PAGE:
# The Universal Set

Posted in: Math , Philosophy

In von Neumann set theory the universe $$V$$, which is the class of all sets, exists. the complement $$\sim A$$ of a set $$A$$ can then be defined as

$$\sim A = V \sim A$$.

But this is not possible in Zermelo-Fraenkel set theory, and it may be of interest to see why not in some detail. (…) [For this] we would need to prove:

(1) $$(\exists ! B)(\forall x)(x \in B \leftrightarrow x \notin A)$$

and then we would define complementation by:

(2) $$\sim A = y \leftrightarrow (\forall x)(x \in y \leftrightarrow x \notin A)\ \&\ y\text{ is a set}$$.

Suppose now that it were possible to prove (1). Let $$A = \emptyset$$, then:

(3) $$(\exists ! B)(\forall x)(x \in B)$$

That is, $$B$$ is the universal set to which every object belongs; but with $$B$$ at hand the axiom schema of separation reduces to the axiom schema of abstraction by taking $$A$$ as the universal set $$B$$, and Russell’s paradox may be derived. We conclude that (1) cannot be proved and Definition (2) is impossible in Zermelo-Fraenkel set theory. One aspect of this discussion may be formalized in the useful result that there does not exist a universal set. As just indicated, the proof of this theorem proceeds by the line of argument of Russell’s paradox via a reductio ad absurdum.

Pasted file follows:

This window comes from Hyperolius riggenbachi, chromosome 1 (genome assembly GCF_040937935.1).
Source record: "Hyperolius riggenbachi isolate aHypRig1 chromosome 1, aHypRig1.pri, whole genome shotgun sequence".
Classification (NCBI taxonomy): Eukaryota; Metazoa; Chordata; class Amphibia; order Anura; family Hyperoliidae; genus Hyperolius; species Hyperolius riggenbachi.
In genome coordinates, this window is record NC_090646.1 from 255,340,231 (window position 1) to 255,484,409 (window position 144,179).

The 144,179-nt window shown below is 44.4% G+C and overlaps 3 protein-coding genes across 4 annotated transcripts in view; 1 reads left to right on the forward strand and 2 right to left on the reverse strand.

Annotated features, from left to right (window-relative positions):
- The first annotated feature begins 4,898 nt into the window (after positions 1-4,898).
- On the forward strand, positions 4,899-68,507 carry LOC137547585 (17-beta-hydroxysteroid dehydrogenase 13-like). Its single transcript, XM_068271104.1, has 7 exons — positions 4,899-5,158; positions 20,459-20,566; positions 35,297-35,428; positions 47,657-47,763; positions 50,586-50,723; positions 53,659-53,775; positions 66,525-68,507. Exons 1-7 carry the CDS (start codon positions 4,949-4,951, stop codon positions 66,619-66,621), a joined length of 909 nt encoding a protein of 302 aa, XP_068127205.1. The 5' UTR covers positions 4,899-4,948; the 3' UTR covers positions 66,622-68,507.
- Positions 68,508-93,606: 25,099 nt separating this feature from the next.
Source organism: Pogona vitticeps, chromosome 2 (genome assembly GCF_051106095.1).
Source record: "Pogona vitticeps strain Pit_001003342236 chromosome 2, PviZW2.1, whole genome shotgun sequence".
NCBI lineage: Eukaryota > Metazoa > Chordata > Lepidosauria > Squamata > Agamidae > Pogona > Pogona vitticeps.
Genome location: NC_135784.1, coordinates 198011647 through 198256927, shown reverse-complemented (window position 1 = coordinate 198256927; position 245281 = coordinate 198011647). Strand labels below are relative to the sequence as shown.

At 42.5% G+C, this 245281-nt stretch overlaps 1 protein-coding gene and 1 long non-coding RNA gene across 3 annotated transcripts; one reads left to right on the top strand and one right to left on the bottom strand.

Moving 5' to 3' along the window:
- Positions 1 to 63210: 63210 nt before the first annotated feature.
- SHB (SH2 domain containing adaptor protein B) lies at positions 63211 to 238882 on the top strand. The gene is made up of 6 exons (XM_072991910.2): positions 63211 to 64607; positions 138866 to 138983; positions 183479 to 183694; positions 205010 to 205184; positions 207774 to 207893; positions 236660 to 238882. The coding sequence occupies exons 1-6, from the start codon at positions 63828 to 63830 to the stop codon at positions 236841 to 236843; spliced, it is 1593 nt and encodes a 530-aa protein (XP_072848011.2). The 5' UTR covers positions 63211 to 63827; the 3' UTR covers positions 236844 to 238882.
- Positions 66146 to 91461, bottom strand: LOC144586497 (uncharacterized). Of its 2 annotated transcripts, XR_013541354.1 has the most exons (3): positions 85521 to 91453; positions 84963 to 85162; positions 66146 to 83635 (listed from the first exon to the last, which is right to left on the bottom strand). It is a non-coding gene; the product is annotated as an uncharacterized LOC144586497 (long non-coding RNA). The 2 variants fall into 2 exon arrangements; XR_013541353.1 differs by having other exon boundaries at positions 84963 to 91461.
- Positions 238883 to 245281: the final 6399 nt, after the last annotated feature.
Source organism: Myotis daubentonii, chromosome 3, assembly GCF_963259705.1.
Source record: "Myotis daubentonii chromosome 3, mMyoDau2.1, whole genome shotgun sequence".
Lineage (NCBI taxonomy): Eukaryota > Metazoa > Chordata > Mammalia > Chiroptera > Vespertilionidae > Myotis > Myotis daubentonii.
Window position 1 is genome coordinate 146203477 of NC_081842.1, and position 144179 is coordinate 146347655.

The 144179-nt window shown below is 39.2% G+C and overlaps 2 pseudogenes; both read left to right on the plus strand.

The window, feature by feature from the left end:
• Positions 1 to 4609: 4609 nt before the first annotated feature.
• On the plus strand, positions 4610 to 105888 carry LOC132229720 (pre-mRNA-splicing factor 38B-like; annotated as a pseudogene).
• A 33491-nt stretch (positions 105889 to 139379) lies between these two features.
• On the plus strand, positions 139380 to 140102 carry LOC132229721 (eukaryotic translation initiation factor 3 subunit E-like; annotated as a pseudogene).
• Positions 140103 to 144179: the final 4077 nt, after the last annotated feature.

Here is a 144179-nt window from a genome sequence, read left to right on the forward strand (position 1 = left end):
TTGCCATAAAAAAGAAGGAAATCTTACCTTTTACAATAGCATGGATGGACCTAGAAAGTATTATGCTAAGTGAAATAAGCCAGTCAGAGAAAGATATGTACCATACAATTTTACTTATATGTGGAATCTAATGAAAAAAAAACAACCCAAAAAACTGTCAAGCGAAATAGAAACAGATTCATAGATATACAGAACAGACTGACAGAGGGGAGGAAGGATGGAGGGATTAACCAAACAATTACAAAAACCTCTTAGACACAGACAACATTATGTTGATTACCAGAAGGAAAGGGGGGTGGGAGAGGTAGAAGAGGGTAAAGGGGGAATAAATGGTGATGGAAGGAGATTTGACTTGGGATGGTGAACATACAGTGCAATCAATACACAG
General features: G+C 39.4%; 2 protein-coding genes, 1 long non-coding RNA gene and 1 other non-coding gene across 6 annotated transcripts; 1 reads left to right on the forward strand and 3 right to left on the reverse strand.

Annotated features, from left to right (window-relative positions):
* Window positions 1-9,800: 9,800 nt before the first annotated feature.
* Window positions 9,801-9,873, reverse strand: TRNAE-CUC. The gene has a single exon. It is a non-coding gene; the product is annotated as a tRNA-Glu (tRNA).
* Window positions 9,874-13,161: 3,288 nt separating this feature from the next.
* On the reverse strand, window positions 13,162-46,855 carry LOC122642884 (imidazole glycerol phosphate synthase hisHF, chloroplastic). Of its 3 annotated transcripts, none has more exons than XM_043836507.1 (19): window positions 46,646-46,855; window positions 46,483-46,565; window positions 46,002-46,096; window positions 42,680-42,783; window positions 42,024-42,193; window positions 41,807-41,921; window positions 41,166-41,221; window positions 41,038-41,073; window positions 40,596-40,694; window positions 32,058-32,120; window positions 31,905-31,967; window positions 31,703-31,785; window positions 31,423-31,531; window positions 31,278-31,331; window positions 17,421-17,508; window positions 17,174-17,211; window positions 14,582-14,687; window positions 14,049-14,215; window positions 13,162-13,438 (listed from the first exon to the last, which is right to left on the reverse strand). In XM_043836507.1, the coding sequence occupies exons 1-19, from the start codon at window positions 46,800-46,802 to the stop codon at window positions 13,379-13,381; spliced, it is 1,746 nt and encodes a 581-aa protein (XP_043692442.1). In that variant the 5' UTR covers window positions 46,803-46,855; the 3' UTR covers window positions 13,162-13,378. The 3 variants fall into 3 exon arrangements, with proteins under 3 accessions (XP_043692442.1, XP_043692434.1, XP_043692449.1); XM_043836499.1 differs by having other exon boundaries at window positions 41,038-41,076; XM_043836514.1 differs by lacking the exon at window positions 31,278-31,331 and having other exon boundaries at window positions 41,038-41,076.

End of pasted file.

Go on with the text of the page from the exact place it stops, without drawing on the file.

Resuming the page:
Theorem 41: $$(\nexists A)(\forall x)(x \in A)$$

(…)

Theorem 49: $$\emptyset = \{x : x \not= x\}$$

Proof:

Suppose there were a $$y$$ such that

$$y \in \{x : x \not= x\}$$

then, by theorem 47

$$y \not= y$$

which is absurd.

Similar to Theorem 41, we also have:

Theorem 50: $$\emptyset = \{x : x = x\}$$

Taken from Axiomatic Set Theory by Patrick Suppes.